Patrick R. Vecchio Sr. -- Long Island's longest-serving town supervisor ever -- said he plans an agenda of fiscal discipline, preserving quality of life and opposing "wrongheaded land use" decisions in his 13th term as Smithtown's leader.
Those issues, the Republican-backed Vecchio, 83, said, helped him beat Councilman Robert J. Creighton, 76, who ran on the Conservative line, and Steve Snair, 31, an attorney backed by the Democratic, Working Families and Independence parties.
Both Snair and Creighton said Smithtown needed to improve its roads, downtowns and offer more incentives to businesses.
Vecchio said Tuesday night that his re-election was "a victory for the grassroots organizations who felt . . . the possibility that their quality of life would change."
On Wednesday, Vecchio said he plans to stick to what got him re-elected.
Unofficial results from the Suffolk County Board of Elections showed Vecchio received 45 percent of the vote, compared to Creighton's 30 percent and Snair's 25 percent.
Creighton said that as a town councilman he will lobby for initiatives proposed during his campaign. "I have to do whatever I can to try to make things better in Smithtown. But I'm only one board member," said Creighton. "The majority of the people seem to think that Mr. Vecchio has the right ideas, so I'll try to work as cooperatively as I can."
Creighton said "it's critical that the supervisor work closely with the town board -- that has not been the case. . . . However, he just won the election, so I'm not too optimistic."
Vecchio, who started a vacation Wednesday, said he has "worked well with many, many town boards" during his tenure, adding, "There is no reason to assume it will be any different this time."
The dynamic on the town board, however, will change with the election of Republican-backed Legis. Lynne C. Nowick (R-St. James), who beat incumbent and Conservative-backed Councilman Kevin J. Malloy 28 to 12 percent.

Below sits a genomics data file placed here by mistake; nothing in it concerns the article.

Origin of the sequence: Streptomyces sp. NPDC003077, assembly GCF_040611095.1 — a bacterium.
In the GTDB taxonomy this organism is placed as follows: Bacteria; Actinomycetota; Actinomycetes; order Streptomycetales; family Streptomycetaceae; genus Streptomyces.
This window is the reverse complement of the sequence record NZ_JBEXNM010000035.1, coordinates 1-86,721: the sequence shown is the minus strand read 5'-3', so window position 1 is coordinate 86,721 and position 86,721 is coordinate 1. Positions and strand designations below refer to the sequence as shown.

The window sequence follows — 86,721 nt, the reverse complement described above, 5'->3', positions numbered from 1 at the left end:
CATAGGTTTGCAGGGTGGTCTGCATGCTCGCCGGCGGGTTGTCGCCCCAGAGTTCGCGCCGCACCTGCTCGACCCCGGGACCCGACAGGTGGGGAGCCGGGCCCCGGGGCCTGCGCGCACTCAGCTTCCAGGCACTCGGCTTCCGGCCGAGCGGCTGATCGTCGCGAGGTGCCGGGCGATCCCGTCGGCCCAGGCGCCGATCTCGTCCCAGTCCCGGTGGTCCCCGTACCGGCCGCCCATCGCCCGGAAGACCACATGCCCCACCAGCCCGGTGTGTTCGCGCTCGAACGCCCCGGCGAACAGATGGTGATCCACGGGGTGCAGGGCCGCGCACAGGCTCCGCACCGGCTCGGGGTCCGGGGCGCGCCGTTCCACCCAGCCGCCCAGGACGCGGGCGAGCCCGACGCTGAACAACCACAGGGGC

Offical results will be determined beginning next week as absentee ballots and affadavit ballots are opened and read, elections officials said. According to preliminary results, Malloy finished last among five candidates for two council seats, with incumbent Thomas J. McCarthy winning with 31 percent. With the wins, the board remains all Republican.
Malloy said in an interview that he gave campaigning with Creighton "my everything" and that the pair "went out of our way to keep this as a clean, fact-oriented race. The other side did not. And it worked."
Malloy pledged to run again and win a post on the town council or other government branch. In the interim, he said, "I am going to stay out there, even as a private citizen, and be a voice for the people."
Nowick, who campaigned with Vecchio and McCarthy and agrees with them on development issues, has said she does not plan to walk in lockstep with Vecchio. "I'm not going to be a new majority. I'm going to do what I feel is the right thing to do," she said Wednesday.
Nowick said she looked forward to serving on the town council -- a post her late father Eugene Cannataro held. "I'm going to be sitting in my dad's seat. It's terribly meaningful. He's got to be smiling up there, and I intend to make him proud."